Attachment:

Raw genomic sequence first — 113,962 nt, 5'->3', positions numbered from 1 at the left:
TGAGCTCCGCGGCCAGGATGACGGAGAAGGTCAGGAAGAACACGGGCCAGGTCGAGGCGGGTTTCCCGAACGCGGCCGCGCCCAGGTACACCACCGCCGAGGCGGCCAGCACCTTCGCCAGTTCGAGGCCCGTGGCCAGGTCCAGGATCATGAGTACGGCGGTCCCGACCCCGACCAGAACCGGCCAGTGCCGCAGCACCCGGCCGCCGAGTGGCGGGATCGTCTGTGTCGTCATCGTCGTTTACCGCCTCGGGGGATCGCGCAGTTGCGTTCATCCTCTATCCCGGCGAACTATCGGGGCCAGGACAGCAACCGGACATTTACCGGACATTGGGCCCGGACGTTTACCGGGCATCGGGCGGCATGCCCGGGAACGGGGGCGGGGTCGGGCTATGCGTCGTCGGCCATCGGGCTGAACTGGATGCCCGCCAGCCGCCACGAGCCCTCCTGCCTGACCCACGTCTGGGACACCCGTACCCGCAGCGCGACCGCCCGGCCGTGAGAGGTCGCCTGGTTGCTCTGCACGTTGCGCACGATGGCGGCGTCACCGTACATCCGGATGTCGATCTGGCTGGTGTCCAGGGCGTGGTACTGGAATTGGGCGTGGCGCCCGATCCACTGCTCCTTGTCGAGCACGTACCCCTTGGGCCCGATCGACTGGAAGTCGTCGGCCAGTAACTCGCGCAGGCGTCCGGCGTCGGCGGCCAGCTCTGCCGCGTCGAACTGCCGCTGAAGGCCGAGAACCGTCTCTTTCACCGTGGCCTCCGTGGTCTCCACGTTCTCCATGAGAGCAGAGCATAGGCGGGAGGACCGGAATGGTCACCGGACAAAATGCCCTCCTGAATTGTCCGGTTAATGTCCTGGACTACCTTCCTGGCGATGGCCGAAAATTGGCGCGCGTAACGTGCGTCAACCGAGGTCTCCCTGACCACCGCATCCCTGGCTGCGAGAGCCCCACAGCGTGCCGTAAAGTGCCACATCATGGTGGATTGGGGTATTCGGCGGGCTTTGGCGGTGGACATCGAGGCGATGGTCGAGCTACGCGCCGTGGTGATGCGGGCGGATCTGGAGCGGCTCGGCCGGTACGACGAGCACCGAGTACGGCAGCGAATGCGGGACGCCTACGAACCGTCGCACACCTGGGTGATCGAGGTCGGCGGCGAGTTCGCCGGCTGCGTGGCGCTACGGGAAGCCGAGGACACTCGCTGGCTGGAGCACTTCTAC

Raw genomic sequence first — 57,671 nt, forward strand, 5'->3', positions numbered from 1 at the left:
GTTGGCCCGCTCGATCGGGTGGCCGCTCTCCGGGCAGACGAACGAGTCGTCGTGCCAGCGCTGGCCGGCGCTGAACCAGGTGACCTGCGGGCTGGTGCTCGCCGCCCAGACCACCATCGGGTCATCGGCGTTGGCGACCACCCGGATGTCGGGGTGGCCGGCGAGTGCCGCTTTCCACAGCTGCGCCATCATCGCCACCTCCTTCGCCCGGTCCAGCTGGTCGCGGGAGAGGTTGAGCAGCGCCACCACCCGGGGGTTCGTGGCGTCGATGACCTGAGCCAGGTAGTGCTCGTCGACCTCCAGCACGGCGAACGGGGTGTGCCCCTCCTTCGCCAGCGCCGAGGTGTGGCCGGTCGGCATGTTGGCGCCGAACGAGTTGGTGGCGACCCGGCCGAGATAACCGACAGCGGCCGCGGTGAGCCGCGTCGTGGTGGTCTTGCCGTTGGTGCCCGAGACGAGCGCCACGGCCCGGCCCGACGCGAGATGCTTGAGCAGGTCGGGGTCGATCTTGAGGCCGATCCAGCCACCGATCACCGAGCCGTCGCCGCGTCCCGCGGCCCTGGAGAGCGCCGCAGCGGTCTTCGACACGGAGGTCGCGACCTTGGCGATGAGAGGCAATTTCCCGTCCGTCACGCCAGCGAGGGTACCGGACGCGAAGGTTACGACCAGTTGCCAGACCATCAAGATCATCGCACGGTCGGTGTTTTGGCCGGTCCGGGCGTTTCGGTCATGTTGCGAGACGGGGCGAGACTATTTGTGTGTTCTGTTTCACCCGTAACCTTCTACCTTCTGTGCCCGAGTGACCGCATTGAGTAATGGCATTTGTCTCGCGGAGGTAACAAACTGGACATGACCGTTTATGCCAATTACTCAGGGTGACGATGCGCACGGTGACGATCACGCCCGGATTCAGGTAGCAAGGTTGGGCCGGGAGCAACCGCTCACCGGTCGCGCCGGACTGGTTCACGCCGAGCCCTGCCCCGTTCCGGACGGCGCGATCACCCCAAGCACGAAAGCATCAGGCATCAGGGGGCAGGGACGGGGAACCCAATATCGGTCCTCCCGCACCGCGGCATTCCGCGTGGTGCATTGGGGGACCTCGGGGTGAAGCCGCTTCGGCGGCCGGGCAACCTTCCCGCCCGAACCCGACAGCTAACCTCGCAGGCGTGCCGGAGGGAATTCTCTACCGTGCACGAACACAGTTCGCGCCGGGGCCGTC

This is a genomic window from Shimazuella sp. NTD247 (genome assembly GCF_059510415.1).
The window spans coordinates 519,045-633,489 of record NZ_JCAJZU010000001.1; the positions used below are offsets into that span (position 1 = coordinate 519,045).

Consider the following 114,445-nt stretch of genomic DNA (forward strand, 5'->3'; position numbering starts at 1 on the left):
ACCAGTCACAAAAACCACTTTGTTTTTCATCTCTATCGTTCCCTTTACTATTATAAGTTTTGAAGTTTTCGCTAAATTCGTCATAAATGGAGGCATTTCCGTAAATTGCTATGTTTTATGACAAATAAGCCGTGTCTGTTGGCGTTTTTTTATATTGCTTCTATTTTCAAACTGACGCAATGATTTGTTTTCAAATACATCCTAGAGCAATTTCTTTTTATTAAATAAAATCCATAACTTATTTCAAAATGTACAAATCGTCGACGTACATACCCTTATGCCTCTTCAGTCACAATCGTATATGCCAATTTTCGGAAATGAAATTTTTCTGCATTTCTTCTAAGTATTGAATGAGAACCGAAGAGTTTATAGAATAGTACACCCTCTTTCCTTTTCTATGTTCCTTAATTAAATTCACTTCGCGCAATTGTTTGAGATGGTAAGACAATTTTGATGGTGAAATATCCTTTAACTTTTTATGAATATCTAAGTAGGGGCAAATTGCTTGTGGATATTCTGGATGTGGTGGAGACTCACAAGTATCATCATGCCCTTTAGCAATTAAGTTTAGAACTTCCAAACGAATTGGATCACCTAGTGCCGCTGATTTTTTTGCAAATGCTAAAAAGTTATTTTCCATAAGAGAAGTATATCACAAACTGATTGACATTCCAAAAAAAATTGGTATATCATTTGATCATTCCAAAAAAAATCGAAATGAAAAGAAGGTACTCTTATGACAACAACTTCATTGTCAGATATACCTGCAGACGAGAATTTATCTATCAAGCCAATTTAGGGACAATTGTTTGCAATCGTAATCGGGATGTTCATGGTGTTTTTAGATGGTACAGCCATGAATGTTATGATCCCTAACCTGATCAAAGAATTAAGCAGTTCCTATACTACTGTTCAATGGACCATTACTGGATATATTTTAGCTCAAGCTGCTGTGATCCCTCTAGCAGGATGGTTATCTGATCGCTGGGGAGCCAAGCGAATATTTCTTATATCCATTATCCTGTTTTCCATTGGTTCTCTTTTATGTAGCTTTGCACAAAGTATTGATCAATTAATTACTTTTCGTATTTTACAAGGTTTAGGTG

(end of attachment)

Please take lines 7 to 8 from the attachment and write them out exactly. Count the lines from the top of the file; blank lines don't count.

Consider the following 114,445-nt stretch of genomic DNA (forward strand, 5'->3'; position numbering starts at 1 on the left):
ACCAGTCACAAAAACCACTTTGTTTTTCATCTCTATCGTTCCCTTTACTATTATAAGTTTTGAAGTTTTCGCTAAATTCGTCATAAATGGAGGCATTTCCGTAAATTGCTATGTTTTATGACAAATAAGCCGTGTCTGTTGGCGTTTTTTTATATTGCTTCTATTTTCAAACTGACGCAATGATTTGTTTTCAAATACATCCTAGAGCAATTTCTTTTTATTAAATAAAATCCATAACTTATTTCAAAATGTACAAATCGTCGACGTACATACCCTTATGCCTCTTCAGTCACAATCGTATATGCCAATTTTCGGAAATGAAATTTTTCTGCATTTCTTCTAAGTATTGAATGAGAACCGAAGAGTTTATAGAATAGTACACCCTCTTTCCTTTTCTATGTTCCTTAATTAAATTCACTTCGCGCAATTGTTTGAGATGGTAAGACAATTTTGATGGTGAAATATCCTTTAACTTTTTATGAATATCTAAGTAGGGGCAAATTGCTTGTGGATATTCTGGATGTGGTGGAGACTCACAAGTATCATCATGCCCTTTAGCAATTAAGTTTAGAACTTCCAAACGAATTGGATCACCTAGTGCCGCTGATTTTTTTGCAAATGCTAAAAAGTTATTTTCCATAAGAGAAGTATATCACAAACTGATTGACATTCCAAAAAAAATTGGTATATCATTTGATCATTCCAAAAAAAATCGAAATGAAAAGAAGGTACTCTTATGACAACAACTTCATTGTCAGATATACCTGCAGACGAGAATTTATCTATCAAGCCAATTTAGGGACAATTGTTTGCAATCGTAATCGGGATGTTCATGGTGTTTTTAGATGGTACAGCCATGAATGTTATGATCCCTAACCTGATCAAAGAATTAAGCAGTTCCTATACTACTGTTCAATGGACCATTACTGGATATATTTTAGCTCAAGCTGCTGTGATCCCTCTAGCAGGATGGTTATCTGATCGCTGGGGAGCCAAGCGAATATTTCTTATATCCATTATCCTGTTTTCCATTGGTTCTCTTTTATGTAGCTTTGCACAAAGTATTGATCAATTAATTACTTTTCGTATTTTACAAGGTTTAGGTG